Rule 1(a) of the Family Court procedural rules expressly states that the rules are applicable "in all civil proceedings of a legal or equitable nature arising out of: (a) family relationships including marriage, divorce, separation, support, paternity, adoption and custody of children * * *." Rule 60(b) sets forth six specific grounds for obtaining relief from a judgment provided the effort is made within a reasonable time but not more than a year after the entry of the judgment. The rule then goes on to emphasize that the provisions just referred to do not limit the power of the court to entertain an independent action seeking relief from a judgment when fraud has been practiced upon the court.
In Paul v. Fortier, 117 R.I. 284, 366 A.2d 550 (1976), we were considering the Rule 60(b) of the Superior Court Rules of Civil Procedure which is identical to the Family Court Rule 60(b). In Paul we emphasized that an independent civil action could be employed to seek the identical relief that could not be afforded by Super. R. Civ. P. 60(b) because of its one-year limitation.
The Legislature has seen fit to vest exclusive jurisdiction in the area of adoptions in the Family Court. If the adoptive parents are to prevail on their claim of fraud or misrepresentation that has been perpetrated on them, the fraud or the misrepresentation has also been perpetrated on the Family Court. In these circumstances we are of the belief that the Family Court, because of its exclusive jurisdiction in the subject matter of adoption, has the inherent power to adjudicate the claim now put forth by the adoptive parents.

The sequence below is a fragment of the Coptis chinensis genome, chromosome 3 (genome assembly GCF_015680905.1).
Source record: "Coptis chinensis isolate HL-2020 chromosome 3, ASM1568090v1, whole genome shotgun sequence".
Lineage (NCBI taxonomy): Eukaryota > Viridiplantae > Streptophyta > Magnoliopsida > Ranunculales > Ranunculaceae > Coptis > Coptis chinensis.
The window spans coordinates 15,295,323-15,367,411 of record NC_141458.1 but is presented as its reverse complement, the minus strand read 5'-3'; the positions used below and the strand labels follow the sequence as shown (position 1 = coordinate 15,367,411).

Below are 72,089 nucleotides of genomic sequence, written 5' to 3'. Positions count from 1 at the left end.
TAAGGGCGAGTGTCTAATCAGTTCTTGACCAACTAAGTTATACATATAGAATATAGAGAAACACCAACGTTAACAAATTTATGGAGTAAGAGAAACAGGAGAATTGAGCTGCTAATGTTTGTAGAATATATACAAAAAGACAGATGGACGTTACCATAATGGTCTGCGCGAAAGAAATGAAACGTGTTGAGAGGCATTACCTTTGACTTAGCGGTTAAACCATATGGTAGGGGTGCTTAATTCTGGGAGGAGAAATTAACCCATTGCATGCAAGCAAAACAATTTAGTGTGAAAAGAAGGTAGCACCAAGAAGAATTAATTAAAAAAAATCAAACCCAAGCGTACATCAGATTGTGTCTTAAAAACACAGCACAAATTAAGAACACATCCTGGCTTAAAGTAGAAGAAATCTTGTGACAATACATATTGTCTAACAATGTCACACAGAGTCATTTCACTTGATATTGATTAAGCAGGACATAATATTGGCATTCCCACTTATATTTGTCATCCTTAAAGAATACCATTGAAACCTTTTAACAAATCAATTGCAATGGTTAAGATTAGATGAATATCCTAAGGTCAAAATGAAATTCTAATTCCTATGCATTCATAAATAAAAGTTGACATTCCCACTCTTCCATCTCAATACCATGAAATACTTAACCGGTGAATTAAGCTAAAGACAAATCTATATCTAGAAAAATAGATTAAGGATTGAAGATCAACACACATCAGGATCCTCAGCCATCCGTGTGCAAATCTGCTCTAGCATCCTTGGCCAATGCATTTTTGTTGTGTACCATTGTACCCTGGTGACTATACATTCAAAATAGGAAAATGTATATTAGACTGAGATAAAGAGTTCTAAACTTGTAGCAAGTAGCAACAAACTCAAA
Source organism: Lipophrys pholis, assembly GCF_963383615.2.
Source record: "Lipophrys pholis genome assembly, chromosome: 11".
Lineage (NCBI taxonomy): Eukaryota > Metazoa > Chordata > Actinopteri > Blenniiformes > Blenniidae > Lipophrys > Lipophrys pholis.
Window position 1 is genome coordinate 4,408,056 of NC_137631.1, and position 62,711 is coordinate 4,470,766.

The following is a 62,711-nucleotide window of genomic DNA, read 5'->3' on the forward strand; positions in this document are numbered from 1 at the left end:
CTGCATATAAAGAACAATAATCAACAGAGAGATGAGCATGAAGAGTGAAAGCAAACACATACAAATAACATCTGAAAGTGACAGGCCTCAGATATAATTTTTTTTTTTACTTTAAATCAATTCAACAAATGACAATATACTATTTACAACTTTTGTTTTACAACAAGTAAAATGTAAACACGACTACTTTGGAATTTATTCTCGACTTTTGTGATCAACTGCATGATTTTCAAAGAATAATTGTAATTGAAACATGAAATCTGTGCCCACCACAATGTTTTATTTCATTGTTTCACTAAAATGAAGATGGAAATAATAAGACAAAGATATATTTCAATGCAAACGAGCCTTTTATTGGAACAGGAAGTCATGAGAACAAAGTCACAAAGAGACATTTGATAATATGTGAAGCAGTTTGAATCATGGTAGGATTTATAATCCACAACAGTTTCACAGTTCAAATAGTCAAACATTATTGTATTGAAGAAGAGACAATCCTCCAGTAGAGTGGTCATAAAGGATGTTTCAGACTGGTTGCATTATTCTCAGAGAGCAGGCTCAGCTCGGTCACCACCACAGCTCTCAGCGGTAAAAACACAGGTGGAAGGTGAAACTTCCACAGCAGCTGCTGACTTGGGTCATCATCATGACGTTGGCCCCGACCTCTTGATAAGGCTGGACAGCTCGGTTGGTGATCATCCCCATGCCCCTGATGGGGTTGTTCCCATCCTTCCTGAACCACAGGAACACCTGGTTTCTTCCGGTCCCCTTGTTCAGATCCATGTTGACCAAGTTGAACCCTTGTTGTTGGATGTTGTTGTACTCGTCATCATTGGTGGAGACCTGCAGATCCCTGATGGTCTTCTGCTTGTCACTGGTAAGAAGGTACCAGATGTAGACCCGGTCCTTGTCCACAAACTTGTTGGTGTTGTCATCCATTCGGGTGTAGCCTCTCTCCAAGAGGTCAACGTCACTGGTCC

The issue presently before us appears not to have been encountered with any degree of regularity in most jurisdictions. However, there have been instances where courts have permitted a challenge of adoption decrees by adoptive parents where fraud, misrepresentation, or undue influence has been alleged. County Department of Public Welfare v. Morningstar, 128 Ind. App. 688, 151 N.E.2d 150 (1958); Phillips v. Chase, 203 Mass. 556, 89 N.E. 1049 (1909); In re Welfare of Alle, 304 Minn. 254, 230 N.W.2d 574 (1975); and Allen v. Allen, 214 Or. 664, 330 P.2d 151 (1958). See also 2 The Law of Domestic Relations in the United States 702 (2d ed. 1983); Annot., 2 A.L.R.2d 887, §§ 2, 8, 11 (1948). Any determination of the plaintiffs' claim in the Family Court will necessarily involve a consideration of the child's best interest. However, this consideration must be balanced against the harm suffered by the adoptive parents as a result of the alleged conduct of DCF.
Accordingly the adoptive parents' appeal is sustained, and the dismissal order is vacated. The case is remanded to the Family Court for a trial and adjudication of the plaintiffs' claim.